Do You Have A First World Problem?

A Slice of the First World

 

The other night my sister was complaining that her “regular” on-street parking space had been been taken by another neighbor.  Our niece laughed and said, “Oh, what a first world problem.”  I’d never heard that phrase before and loved it.

The vast majority of our daily headaches tend to be problems that exist primarily in a relatively affluent and safe Western culture:  problems with the cable company, a car that is recalled, an exasperatingly crowded parking lot at the mall during the holidays, hassles with an insurance company, poor service at a restaurant.   Granted there are more serious problems that transcend cultures, but the every-day irritations for most Americans who live above the poverty line are just that — irritations that are attendant to life in an industrialized country.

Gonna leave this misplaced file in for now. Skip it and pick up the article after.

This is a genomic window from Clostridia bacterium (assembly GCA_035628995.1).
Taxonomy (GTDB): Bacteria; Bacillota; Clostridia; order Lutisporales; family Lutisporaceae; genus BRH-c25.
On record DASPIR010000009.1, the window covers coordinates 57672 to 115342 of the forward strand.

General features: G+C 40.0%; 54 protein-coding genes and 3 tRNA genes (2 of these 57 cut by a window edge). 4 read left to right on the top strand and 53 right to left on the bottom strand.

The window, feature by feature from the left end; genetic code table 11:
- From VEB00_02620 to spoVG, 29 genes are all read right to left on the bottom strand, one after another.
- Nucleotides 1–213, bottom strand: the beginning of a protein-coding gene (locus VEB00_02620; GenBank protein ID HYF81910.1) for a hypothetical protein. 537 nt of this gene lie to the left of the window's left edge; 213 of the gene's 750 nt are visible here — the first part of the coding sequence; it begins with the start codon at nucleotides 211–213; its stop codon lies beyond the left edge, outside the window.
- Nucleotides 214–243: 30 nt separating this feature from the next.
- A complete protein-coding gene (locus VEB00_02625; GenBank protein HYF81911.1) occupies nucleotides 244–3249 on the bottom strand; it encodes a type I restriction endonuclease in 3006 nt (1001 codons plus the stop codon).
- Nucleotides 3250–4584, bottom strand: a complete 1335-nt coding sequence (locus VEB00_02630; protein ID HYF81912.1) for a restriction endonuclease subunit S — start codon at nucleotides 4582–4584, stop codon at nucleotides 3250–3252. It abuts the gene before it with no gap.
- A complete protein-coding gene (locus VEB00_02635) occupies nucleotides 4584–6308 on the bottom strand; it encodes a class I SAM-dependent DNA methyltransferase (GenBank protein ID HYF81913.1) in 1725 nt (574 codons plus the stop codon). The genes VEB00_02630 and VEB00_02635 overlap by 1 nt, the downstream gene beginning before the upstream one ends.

When I read a recent blog by our temporary colleague, Mansoor Ali Khan, who is here from Pakistan on a journalist exchange program, I was reminded of the trivial (and somewhat pampered) nature of many of our “problems.”  Compared to living in a country where a drone attack can kill one’s entire family, losing one’s iPhone or getting a red-light ticket for running an intersection seems beyond trivial.

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  • Bill Garcia

    First world problem: Chicago Tonight is only on four nights a week